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Democratic South Carolina Governor Nominee Welcomes Incumbent’s Attacks Over ‘Popular’ Marijuana Legalization Plans



Marijuana policy has reared its head in yet another gubernatorial race this election cycle, with the Republican South Carolina incumbent attempting to dissuade voters from electing his Democratic opponent because he supports marijuana legalization.

And Joe Cunningham, a former Democratic congressman, is welcoming the attention to his popular, and increasingly bipartisan, stance of cannabis reform.

Gov. Henry McMaster’s (R) campaign released an ad that attacks the Democratic nominee as a “frat boy,” playing a clip of him cracking open a can on beer on the U.S. House floor in late 2020 as a gesture calling for bipartisanship.

(Shortly after this story was first published, the McMaster campaign made the YouTube video of their ad private, and then later reposted it. In case the ad is taken down again, an archived version can still be seen here.)

The narrator then says “Joe loves weed and voted against the police” as a smokey filter is added to a video of him, before suggesting that he lost his seat for voting in step with House Speaker Nancy Pelosi (D) on a majority of legislation.

For what it’s worth, Cunningham was unseated in his congressional reelection race by now-Rep. Nancy Mace (R-SC), who strongly supports cannabis legalization and introduced a bill to end prohibition last year.

Cunningham responded to the governor’s ad by thanking him for “pushing my incredibly popular plan to legalize marijuana in his new TV ad.”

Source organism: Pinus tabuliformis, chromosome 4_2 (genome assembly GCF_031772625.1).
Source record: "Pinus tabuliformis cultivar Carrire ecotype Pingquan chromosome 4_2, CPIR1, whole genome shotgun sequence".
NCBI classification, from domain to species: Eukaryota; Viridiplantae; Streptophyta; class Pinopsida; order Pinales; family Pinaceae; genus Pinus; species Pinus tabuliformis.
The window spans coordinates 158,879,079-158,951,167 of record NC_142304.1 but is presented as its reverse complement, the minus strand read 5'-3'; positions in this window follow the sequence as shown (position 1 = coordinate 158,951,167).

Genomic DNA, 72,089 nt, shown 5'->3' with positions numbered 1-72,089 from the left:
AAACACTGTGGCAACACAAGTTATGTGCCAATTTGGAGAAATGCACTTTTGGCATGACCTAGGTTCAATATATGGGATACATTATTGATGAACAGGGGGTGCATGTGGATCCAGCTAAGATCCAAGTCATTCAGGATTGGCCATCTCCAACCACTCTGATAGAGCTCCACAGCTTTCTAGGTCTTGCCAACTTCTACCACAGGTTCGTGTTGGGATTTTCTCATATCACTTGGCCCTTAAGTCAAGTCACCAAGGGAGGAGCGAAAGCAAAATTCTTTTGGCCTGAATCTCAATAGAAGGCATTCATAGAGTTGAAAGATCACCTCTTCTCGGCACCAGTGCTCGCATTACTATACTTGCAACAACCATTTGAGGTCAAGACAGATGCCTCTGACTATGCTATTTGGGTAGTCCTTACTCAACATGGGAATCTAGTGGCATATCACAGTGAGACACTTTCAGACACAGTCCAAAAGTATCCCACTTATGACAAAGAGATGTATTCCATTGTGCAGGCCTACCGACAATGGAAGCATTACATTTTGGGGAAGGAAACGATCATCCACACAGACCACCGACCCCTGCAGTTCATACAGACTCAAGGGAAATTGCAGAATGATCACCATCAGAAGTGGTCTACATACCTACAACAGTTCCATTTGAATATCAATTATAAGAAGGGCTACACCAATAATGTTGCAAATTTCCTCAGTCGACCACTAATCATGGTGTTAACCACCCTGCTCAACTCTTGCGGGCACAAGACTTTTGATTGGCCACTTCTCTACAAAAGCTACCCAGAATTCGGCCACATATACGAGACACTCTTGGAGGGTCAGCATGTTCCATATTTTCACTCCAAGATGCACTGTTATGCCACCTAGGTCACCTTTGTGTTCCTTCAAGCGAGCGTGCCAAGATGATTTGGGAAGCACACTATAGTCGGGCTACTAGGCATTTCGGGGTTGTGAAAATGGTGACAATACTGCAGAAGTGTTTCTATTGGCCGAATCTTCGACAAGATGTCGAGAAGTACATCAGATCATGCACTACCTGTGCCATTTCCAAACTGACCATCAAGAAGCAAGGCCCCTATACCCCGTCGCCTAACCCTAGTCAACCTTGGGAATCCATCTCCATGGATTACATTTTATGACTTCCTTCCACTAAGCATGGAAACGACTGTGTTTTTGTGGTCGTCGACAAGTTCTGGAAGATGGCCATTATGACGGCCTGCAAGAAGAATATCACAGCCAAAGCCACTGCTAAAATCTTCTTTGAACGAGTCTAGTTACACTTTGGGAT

“Since the governor clearly has no new ideas of his own to share, it’s nice he decided to spend some of his money on mine,” he said, adding that his opponent’s campaign mischaracterized his position on law enforcement and questioning McMaster’s own college fraternity affiliations.

A statement from the Cunningham campaign said that “Henry McMaster is so out of touch with the people of South Carolina that he actually thinks highlighting Joe’s support for marijuana legalization in an ad is a bad thing.”

“McMaster wants to control your life, probably because he can’t seem to control anything else in South Carolina,” it said.

The McMaster ad isn’t the first time that Cunningham has faced GOP criticism over his advocacy for marijuana reform.

After the gubernatorial candidate came out with a plan to legalize cannabis for medical and recreational purposes, South Carolina Republican Party Chairman Drew McKissick voiced opposition and said the Democratic candidate wants to “play with fire” by embracing the policy change.

But notably, a GOP South Carolina lawmaker came to Cunningham’s defense last year.

Rep. Tom Davis (R) said at the time that his own party’s stance, particularly as it concerns medical cannabis, is “an intellectually lazy position that doesn’t even try to present medical facts as they currently exist.”